Review: Dynasty Warriors: Gundam Reborn is a Step Back Compared To Its Predecessor
Dynasty Warriors: Gundam Reborn
Bandai Namco Games
Review copy provided by the publisher
Dynasty Warriors: Gundam Reborn, the latest installment in the Dynasty Warriors: Gundam spin-off which retells six Gundam anime series, does a decent job at representing each one by recreating its most memorable scenes through CGI cutscenes and featuring over 120 mobile units combined.
This installment features Mobile Suit Gundam, Mobile Suit Gundam Ζ, Mobile Suit Gundam: Char’s Counterattack, Mobile Suit Gundam Unicorn, Mobile Suit Gundam SEED and Mobile Suit Gundam SEED DESTINY. They are divided into 33 chapters in the game’s main “Official Mode.”
Official Mode is filled with text dialogue which covers all six Gundam series through the aforementioned chapters. While this mode feels lacking in terms of events from each series covered, it provides enough content to keep Gundam fans satisfied.
Then there’s Ultimate Mode, which allows the player to mix over 130 characters and over 120 Mobile Suits from the Gundam franchise in different missions, creating an interesting dialogue fans of the franchise would appreciate.
You can play missions cooperatively using the split-screen feature or play online by calling for help using the “SOS” System. You can create a session so a player can join to help or invite a friend to join your session. You can also join your friend or another player’s session and aid them in a battle instead.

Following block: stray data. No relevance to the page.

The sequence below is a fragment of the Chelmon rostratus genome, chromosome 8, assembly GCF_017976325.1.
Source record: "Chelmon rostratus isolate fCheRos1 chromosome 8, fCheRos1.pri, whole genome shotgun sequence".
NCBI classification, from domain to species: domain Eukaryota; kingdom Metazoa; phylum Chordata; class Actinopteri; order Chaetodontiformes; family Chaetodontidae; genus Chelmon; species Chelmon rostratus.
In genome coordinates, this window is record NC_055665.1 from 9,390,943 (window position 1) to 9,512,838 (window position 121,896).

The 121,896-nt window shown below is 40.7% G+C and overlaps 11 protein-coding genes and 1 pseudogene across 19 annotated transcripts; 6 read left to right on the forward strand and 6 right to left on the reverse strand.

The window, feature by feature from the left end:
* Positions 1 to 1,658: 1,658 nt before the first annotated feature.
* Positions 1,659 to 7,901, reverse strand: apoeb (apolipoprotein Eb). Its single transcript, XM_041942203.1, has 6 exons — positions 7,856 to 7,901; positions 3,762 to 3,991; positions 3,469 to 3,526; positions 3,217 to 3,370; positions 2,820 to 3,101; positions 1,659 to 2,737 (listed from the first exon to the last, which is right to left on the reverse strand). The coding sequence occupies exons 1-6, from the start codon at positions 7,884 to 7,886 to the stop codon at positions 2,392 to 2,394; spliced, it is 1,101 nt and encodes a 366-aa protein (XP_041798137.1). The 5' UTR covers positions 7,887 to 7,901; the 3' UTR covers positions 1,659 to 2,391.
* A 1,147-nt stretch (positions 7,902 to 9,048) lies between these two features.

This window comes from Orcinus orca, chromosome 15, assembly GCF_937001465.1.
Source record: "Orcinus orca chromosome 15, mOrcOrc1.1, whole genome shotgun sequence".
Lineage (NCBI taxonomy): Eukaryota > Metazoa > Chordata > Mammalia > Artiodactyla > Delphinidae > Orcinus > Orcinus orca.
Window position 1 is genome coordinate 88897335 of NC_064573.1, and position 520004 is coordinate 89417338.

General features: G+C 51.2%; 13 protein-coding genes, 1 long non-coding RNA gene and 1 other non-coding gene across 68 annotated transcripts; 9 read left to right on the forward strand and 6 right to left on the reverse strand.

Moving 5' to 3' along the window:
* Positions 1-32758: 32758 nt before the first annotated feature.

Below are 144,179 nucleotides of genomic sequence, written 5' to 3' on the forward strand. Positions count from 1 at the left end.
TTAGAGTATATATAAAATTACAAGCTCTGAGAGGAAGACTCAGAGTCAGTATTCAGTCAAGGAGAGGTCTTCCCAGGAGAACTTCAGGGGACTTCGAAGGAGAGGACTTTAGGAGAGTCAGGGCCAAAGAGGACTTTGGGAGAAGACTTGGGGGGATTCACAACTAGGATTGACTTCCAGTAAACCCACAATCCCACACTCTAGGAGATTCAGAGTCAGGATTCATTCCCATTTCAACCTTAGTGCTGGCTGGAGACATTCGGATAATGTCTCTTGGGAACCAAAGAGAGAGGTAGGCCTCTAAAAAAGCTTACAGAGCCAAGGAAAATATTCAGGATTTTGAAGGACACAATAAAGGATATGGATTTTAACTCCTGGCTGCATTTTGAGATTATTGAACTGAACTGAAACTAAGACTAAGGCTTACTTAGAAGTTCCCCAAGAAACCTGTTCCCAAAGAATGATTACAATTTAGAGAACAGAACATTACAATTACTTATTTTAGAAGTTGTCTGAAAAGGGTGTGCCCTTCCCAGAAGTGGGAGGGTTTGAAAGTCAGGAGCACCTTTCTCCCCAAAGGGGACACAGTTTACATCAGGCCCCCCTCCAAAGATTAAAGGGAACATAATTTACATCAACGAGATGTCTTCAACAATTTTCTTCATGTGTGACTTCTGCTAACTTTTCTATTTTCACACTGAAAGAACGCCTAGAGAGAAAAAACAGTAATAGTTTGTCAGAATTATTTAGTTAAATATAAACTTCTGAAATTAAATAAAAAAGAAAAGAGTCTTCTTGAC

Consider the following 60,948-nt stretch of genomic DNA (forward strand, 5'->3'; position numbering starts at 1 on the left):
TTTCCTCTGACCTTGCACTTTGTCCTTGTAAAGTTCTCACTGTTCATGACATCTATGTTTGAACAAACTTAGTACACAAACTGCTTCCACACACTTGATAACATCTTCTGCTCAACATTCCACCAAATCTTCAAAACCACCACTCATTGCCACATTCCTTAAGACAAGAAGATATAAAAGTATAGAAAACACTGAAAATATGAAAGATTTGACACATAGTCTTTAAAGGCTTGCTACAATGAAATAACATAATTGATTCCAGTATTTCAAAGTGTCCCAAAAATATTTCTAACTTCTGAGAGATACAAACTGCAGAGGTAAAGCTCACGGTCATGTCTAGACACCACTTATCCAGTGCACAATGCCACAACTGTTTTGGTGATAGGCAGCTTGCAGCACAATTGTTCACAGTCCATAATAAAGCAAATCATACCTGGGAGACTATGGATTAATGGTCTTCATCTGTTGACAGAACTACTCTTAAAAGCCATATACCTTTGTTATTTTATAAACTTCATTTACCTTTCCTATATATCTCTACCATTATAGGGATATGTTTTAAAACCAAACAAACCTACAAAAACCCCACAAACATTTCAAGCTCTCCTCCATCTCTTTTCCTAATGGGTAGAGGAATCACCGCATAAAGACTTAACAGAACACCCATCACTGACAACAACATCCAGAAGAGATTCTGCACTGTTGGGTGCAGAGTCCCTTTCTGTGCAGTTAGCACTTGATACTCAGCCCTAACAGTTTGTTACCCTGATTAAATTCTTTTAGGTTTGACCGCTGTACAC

Just like all previous Dynasty Warriors titles, the combat system consists of simple commands such as Melee, Firing, Dashing and your Special Attack. However, even with the simple commands you can still develop some neat combos. This game also introduces a new system called “Burst Mode,” which enhances the strength of your Mobile Suit and provides the ability to perform an even stronger Special Attack.
The game includes RPG-like features such a leveling-up system. Your character will level up as you defeat enemies and progress through missions. You can also equip “Upgrade Plans,” which essentially are parts that enhance the stats of the Mobile Suit currently in use. You may also improve the stats of an individual “Upgrade Plan” by combining two or parts into one.
In addition to the level-up system, this game also features a “Skill System” in which you equip a skill to your character for greater results in battle or after completing a mission. Not all characters share the same type of skills but they all have skills in which you can benefit from. By using your Team Points, you can improve the effectiveness of each skill as well.
Gundam Reborn is a step-back is in the graphical department, especially compare to its predecessor. While the Mobile Suits still look acceptable in this game, the models are a degredation from the cel-shaded style that almost looked like it came straight from the anime. And while the level-design is less bearable, it’s still exceptionally bland.
Compared to the previous installments, this game excludes all licensed music from all the Gundam series excluding the ones featured in Official Mode. To compensate for the lack of original soundtrack, however, the game lets you replace the original soundtrack with tracks from your PS3 library, allowing any song to be used in the game — including the ones from the previous installments if you have them in your PS3’s library.
Dynasty Warriors: Gundam Reborn offers a satisfying amount of content related to the source material. However, I would only recommend the game if you’re at least a fan of the beat’em up genre as the core gameplay will feel very repetitive otherwise. If you don’t enjoy the genre but are passionate about the franchise, you may be satisfied with the content included but there are better Gundam games out there for you.